While bequeathing an immovable property through a will, a testator should clearly specify the share of each person to the exclusion of others, in order to avoid disputes
Proper succession planning is very important to ensure that the assets owned by you, including any house property, are properly inherited by the people to whom you want these to be passed on to.
With respect to property owned in housing societies, it is generally believed that making a nomination will ensure that the property will pass on to the person who is named as a nominee in the records of the society. This is not true.
A nominee is merely a person, whose name can be registered as the owner in the records of the society, after the death of the owner. However, all the legal heirs of the deceased are entitled to their respective shares in the property so nominated and transferred in the name of the nominee. Experts therefore, advise that only a proper will can ensure that the property passes on to the people whom you want, should own it.
If only one person is named in the will, s/he should not have any problem in inheriting the property, unless the will itself is disputed by the other legal heirs. This had happened in the case of Mrs Priyamvada Birla, where she had bequeathed all of her property of around Rs 5,000 crores to her chartered accountant, RS Lodha, to the exclusion of her legal heirs.
Problems can also arise when the person making a will owns more than one property and does not specify the property to which each one will become entitled to. In the case of multiple properties, the testator should clearly specify which property will be inherited by whom to the exclusion of others.
Problems may also arise when a single property is passed on to more than one persons.
In case a single property is bequeathed to more than one person in definite shares, like a multi-storeyed building, the testator should specify as to which part of the building should go to whom. As far as possible, the testator should properly described the share of each person to the exclusion of others. This is even more important, if the property in question is used by the family for its residence, as it may not be possible to settle the dispute by disposing of the property and sharing the proceeds. In such cases, the will should also address the responsibility for maintenance of the property and common facilities of the building and payment of taxes to the government authorities.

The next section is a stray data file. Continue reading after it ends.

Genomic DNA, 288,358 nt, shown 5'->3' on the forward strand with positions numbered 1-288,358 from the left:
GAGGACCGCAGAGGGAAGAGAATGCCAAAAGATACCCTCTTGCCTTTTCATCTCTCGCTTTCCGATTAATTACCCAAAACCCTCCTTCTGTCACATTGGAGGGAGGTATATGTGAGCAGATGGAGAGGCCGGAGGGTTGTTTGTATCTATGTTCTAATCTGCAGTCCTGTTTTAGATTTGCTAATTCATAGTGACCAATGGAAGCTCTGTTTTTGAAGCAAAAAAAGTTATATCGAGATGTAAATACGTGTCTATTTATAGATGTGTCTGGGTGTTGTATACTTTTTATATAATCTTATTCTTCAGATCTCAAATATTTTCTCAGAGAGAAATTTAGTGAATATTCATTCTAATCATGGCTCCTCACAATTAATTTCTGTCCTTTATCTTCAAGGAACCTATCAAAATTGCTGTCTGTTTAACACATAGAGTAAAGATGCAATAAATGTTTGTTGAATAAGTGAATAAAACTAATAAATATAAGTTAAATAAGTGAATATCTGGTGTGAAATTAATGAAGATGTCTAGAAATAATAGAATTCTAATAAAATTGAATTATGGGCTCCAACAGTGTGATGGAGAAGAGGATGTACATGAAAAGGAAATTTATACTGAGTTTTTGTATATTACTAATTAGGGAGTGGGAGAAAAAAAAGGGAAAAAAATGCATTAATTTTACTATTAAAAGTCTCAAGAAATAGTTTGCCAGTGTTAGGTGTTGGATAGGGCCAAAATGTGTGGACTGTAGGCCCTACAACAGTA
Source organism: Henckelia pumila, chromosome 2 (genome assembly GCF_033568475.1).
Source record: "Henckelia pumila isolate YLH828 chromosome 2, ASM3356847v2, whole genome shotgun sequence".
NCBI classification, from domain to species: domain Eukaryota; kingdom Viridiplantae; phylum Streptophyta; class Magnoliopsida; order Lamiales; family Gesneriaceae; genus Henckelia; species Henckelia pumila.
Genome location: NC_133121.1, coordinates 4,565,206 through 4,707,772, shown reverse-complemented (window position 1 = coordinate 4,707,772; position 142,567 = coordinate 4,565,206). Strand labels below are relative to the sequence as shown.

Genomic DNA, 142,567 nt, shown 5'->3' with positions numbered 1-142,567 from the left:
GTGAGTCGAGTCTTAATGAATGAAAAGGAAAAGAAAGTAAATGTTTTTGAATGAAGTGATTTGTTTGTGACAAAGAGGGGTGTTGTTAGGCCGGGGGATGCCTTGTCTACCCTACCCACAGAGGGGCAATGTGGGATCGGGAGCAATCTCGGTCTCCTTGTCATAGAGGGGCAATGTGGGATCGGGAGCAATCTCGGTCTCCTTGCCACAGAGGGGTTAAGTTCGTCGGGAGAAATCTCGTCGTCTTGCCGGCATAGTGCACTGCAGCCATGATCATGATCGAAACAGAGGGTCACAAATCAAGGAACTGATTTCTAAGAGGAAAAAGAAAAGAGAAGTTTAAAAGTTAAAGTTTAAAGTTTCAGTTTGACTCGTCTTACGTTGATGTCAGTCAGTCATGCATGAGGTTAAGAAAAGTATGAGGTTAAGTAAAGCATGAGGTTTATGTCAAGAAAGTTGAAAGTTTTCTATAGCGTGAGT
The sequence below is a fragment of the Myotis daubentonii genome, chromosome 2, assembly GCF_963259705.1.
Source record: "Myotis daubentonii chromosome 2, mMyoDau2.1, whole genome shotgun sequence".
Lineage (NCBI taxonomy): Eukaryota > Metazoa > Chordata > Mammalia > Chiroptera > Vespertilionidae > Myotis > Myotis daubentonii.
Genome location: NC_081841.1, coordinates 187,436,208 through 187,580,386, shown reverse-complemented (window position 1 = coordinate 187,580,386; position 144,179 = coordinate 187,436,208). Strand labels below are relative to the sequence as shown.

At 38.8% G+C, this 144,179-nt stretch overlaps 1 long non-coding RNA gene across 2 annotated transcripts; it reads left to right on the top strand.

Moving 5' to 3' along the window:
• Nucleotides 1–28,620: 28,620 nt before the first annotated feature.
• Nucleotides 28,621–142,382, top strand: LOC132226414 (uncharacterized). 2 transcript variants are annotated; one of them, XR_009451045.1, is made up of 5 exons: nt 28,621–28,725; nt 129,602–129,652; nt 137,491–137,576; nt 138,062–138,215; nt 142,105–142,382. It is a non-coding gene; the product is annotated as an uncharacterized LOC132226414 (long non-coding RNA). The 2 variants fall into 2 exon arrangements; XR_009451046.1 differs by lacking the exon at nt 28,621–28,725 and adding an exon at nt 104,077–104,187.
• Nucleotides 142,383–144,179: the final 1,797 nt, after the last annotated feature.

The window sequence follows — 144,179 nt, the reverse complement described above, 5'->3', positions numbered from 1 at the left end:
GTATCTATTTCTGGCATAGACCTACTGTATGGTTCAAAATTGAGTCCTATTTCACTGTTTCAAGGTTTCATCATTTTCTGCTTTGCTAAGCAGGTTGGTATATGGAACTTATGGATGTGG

In the case of old properties, the FSI on the plot may increase. Consequently, the will should clearly mention the beneficiary entitled to the additional FSI of the building, to avoid disputes on this count.
A will is not required to be legally registered under the law. Nevertheless, to safeguard the interest of the beneficiaries under the will, it is always advisable to have it registered. This minimizes the chances of a dispute over the will and ensures that your property is passed on as intended by you. Property owners should take the help of an experienced lawyer, to prepare the will and ensure that various important aspects, which can cause dispute in future, are property addressed in the will.